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Front. Psychol., 18 November 2021
Sec. Emotion Science
This article is part of the Research Topic Social Emotions and Their Influences View all 11 articles

Effects of Game Situation-Dependent Emotions on Sport Spectators’ Food Craving

  • Department of Sport Management, University of Florida, Gainesville, FL, United States

This study sought to challenge prevalent accounts of emotional eating by exploring the effects of situation-dependent emotions on consumers’ food craving. Four specific game situations in the context of spectator sports, each corresponding to the four types of emotional coping (outcome-desire conflict, avoidance, fulfillment, and pursuit), were identified as follows: decisive victories, decisive losses, close victories, and close losses. By employing laboratory-based virtual reality spectatorship, Study 1 tested the causal effects of happiness (fulfillment), anger (conflict), sadness (conflict), fear (avoidance), and hope (pursuit) on food craving. Study 2 further designed fans’ previous association between emotions and eating as a moderating mechanism in the context of online sport viewership. The results of the two experiments supported the three theoretical principles of eating behavior, including the “food as fuel” principle of anger, the hedonic eating principle of happiness, and the self-regulation principle of hope. However, the results rejected the escape awareness principle of sadness and fear. The study concludes with a discussion of context-dependent emotional positioning and intervention strategies for marketers and policy makers.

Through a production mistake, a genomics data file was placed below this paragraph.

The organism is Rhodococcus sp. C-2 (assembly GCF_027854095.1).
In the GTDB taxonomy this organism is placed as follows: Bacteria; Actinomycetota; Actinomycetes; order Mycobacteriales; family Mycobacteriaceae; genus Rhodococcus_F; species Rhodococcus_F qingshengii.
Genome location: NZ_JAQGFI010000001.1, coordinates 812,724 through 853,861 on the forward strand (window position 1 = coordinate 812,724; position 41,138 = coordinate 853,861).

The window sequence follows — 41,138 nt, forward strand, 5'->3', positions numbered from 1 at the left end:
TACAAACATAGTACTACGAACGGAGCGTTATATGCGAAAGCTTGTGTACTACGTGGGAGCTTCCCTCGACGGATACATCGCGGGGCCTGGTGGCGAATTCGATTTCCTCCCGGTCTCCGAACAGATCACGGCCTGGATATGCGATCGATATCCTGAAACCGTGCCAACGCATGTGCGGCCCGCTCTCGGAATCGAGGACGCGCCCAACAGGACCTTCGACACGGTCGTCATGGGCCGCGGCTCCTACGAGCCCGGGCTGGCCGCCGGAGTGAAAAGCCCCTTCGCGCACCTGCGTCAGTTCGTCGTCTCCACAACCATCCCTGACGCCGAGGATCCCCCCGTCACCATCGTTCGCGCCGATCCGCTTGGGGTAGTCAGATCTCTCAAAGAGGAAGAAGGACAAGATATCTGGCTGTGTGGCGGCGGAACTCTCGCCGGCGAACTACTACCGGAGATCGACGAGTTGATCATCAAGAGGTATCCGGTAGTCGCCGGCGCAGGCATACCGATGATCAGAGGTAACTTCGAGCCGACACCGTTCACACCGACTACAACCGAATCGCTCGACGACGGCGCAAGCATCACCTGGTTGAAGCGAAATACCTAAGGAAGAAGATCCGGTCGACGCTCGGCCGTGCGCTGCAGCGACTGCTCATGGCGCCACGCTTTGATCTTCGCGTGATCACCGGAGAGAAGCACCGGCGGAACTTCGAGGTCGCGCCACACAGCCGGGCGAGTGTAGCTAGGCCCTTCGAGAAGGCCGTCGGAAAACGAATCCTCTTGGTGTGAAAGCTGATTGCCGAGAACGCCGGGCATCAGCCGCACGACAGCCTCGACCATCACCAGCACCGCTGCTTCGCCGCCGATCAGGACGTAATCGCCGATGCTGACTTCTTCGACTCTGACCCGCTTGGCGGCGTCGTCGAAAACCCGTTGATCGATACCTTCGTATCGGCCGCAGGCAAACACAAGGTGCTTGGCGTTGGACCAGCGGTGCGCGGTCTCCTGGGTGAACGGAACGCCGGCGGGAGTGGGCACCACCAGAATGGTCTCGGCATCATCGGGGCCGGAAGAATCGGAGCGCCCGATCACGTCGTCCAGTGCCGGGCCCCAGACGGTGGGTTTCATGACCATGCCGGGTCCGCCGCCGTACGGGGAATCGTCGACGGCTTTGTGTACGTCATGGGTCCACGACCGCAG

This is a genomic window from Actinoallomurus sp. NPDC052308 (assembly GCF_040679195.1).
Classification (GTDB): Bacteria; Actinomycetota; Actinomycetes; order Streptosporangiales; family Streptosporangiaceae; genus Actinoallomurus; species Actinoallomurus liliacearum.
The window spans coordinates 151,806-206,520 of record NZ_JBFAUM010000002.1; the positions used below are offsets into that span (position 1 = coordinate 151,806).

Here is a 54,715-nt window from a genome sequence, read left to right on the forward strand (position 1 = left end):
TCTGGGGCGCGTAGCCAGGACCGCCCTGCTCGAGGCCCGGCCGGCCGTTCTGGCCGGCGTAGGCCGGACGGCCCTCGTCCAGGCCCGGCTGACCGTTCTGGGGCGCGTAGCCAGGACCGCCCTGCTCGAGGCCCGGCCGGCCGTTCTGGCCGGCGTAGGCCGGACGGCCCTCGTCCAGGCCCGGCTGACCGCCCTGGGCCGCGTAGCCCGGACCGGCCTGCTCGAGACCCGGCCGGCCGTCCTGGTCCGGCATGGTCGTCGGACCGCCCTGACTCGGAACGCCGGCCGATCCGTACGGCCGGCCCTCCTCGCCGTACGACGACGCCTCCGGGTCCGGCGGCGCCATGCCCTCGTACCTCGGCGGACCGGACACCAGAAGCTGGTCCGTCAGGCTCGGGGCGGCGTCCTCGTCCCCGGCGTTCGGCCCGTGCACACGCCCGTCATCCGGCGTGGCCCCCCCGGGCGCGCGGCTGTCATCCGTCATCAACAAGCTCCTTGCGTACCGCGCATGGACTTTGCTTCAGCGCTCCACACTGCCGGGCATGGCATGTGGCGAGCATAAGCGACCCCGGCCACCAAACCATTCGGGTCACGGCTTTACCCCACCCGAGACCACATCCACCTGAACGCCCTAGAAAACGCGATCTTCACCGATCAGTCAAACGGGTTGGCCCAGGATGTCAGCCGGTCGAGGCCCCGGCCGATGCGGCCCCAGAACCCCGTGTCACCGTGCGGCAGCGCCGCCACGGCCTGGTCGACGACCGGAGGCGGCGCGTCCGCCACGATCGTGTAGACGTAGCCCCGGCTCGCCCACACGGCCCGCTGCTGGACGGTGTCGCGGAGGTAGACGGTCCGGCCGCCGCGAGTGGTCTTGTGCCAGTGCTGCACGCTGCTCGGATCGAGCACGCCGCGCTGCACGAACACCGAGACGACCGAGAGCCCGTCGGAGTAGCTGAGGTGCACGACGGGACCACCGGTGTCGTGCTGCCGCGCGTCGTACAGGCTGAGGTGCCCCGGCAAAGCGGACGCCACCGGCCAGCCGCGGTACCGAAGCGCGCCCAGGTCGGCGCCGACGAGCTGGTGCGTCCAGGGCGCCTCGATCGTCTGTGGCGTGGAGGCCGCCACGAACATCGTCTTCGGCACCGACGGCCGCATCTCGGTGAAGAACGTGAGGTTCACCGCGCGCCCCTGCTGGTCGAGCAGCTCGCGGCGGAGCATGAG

Obesity is becoming more and more prevalent in the United States (van Strien, 2018). Legislators and health professionals have repeatedly looked for possible means to combat obesity given the serious impact that obesity has on individuals’ health (Vainik et al., 2019). In recent years, scholars have made significance advances in their attempt to better understand underlying elements that must be tackled to reduce the harmful consequences associated with obesity (Sharpe et al., 2008). Notably for the scope of this study, research in the field of consumer behavior and food studies has suggested that individuals’ eating behavior is largely affected by their emotions (van Strien, 2018; Wiedemann et al., 2018; Low et al., 2021). That is, it has been increasingly suggested that emotional eating (caused in response to affective cues) contributes to uncontrolled eating, overeating, and obesity (Nicholls et al., 2015; van Strien, 2018; Vainik et al., 2019).